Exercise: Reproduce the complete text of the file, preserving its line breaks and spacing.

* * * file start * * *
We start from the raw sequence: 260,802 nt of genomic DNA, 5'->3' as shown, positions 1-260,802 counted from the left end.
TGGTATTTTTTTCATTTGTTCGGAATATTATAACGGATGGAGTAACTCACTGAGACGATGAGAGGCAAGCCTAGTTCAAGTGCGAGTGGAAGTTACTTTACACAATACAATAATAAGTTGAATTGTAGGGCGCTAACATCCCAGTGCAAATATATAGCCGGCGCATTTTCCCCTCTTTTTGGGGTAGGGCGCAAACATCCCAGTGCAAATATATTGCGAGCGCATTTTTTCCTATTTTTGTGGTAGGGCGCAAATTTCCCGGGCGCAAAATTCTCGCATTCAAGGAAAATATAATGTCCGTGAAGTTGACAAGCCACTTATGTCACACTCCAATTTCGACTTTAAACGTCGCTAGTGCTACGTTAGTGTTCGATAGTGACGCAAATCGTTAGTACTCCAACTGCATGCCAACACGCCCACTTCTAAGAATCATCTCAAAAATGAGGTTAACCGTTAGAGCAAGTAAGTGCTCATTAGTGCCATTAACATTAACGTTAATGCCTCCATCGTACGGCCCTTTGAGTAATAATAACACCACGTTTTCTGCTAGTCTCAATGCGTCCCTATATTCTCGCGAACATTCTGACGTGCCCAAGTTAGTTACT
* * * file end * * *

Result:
We start from the raw sequence: 260,802 nt of genomic DNA, 5'->3' as shown, positions 1-260,802 counted from the left end.
TGGTATTTTTTTCATTTGTTCGGAATATTATAACGGATGGAGTAACTCACTGAGACGATGAGAGGCAAGCCTAGTTCAAGTGCGAGTGGAAGTTACTTTACACAATACAATAATAAGTTGAATTGTAGGGCGCTAACATCCCAGTGCAAATATATAGCCGGCGCATTTTCCCCTCTTTTTGGGGTAGGGCGCAAACATCCCAGTGCAAATATATTGCGAGCGCATTTTTTCCTATTTTTGTGGTAGGGCGCAAATTTCCCGGGCGCAAAATTCTCGCATTCAAGGAAAATATAATGTCCGTGAAGTTGACAAGCCACTTATGTCACACTCCAATTTCGACTTTAAACGTCGCTAGTGCTACGTTAGTGTTCGATAGTGACGCAAATCGTTAGTACTCCAACTGCATGCCAACACGCCCACTTCTAAGAATCATCTCAAAAATGAGGTTAACCGTTAGAGCAAGTAAGTGCTCATTAGTGCCATTAACATTAACGTTAATGCCTCCATCGTACGGCCCTTTGAGTAATAATAACACCACGTTTTCTGCTAGTCTCAATGCGTCCCTATATTCTCGCGAACATTCTGACGTGCCCAAGTTAGTTACT